The Modes of Discourse—Exposition, Description, Narration, Argumentation (EDNA)—are common paper assignments you may encounter in your writing classes. Although these genres have been criticized by some composition scholars, the Purdue OWL recognizes the wide spread use of these approaches and students’ need to understand and produce them.
Contributors: Jack Baker, Allen Brizee, Elizabeth Angeli
Last Edited: 2013-07-30 01:39:00
What is a narrative essay?
When writing a narrative essay, one might think of it as telling a story. These essays are often anecdotal, experiential, and personal—allowing students to express themselves in a creative and, quite often, moving ways.
Here are some guidelines for writing a narrative essay.
- If written as a story, the essay should include all the parts of a story.
This means that you must include an introduction, plot, characters, setting, climax, and conclusion.
- When would a narrative essay not be written as a story?
A good example of this is when an instructor asks a student to write a book report. Obviously, this would not necessarily follow the pattern of a story and would focus on providing an informative narrative for the reader.
- The essay should have a purpose.
Make a point! Think of this as the thesis of your story. If there is no point to what you are narrating, why narrate it at all?
- The essay should be written from a clear point of view.
It is quite common for narrative essays to be written from the standpoint of the author; however, this is not the sole perspective to be considered. Creativity in narrative essays often times manifests itself in the form of authorial perspective.
- Use clear and concise language throughout the essay.
Much like the descriptive essay, narrative essays are effective when the language is carefully, particularly, and artfully chosen. Use specific language to evoke specific emotions and senses in the reader.
- The use of the first person pronoun ‘I’ is welcomed.
Do not abuse this guideline! Though it is welcomed it is not necessary—nor should it be overused for lack of clearer diction.
Have a clear introduction that sets the tone for the remainder of the essay. Do not leave the reader guessing about the purpose of your narrative. Remember, you are in control of the essay, so guide it where you desire (just make sure your audience can follow your lead).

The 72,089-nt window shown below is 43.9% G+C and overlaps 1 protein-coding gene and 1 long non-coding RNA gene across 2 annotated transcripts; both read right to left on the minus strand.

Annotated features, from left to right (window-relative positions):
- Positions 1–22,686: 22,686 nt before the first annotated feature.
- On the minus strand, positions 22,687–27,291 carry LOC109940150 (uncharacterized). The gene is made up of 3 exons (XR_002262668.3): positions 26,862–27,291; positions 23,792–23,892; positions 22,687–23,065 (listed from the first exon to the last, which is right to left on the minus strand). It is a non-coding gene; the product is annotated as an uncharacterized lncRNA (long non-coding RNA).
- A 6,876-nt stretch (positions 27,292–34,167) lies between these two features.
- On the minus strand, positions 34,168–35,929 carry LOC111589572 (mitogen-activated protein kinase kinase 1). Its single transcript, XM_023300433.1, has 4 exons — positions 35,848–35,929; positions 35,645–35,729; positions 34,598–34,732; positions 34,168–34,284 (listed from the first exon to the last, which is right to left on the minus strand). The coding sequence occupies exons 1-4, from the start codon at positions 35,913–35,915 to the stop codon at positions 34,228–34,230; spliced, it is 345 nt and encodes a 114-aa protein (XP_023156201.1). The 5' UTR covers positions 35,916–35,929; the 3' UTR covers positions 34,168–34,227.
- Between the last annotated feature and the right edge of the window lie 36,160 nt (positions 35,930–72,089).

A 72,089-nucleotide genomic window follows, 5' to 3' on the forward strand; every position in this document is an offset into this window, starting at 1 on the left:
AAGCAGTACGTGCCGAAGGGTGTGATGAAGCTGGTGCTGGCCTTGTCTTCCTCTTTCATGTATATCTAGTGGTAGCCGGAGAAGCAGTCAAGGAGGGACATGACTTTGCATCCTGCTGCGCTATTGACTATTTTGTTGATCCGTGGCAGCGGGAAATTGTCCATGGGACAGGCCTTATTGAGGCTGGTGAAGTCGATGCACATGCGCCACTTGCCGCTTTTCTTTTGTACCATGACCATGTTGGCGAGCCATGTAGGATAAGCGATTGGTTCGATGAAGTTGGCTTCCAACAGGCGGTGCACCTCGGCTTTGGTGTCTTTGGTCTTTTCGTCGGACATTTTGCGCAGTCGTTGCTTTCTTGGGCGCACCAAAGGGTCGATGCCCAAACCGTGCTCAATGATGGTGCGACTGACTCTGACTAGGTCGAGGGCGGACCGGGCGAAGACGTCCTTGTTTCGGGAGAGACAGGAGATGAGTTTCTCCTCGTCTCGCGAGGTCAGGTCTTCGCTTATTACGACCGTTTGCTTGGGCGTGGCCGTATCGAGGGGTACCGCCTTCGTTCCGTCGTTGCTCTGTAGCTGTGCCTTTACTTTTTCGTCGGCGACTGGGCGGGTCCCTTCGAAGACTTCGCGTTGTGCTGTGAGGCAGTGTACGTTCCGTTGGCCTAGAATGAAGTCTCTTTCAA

Biographical Essay Writing Masterclass: Make Sure Your Narrative is Top Class
Biography is like History – a chronological list of events (but in somebody’s life). With there being 4 essential types of essays (persuasive, descriptive, expository and narrative), students often find writing narratives the most difficult. And since a biographical essay is often narrative writing in nature, we’d like to share best practices that show you how to write a great essay or ace an assignment fast. Indeed, if you’re a student taking History classes, you’ll find these tips most useful.
Groundwork goes first
Writing a biography essay is a wonderful opportunity to delve into someone’s life. A renowned actor, politician, writer, inventor, sports star – depending on the topic, you can pick one of a great many figures, with a peculiar, captivating life history and career achievements.
Your key goal is to trace the roots of who a person was, how they became the person we know them to be, what challenges they had to go through, and what their contributions were to the world. Taken together, thinking about these questions will allow you to pick your subject.
Decided who you’ll write an essay about? Great, time to do your research. As a rule, prominent figures already have tomes of biographies written about them, so your goal may be to fit lots of available information into the framework of a 2000-word essay. In addition, reading interviews and including interesting extracts from them will serve you well.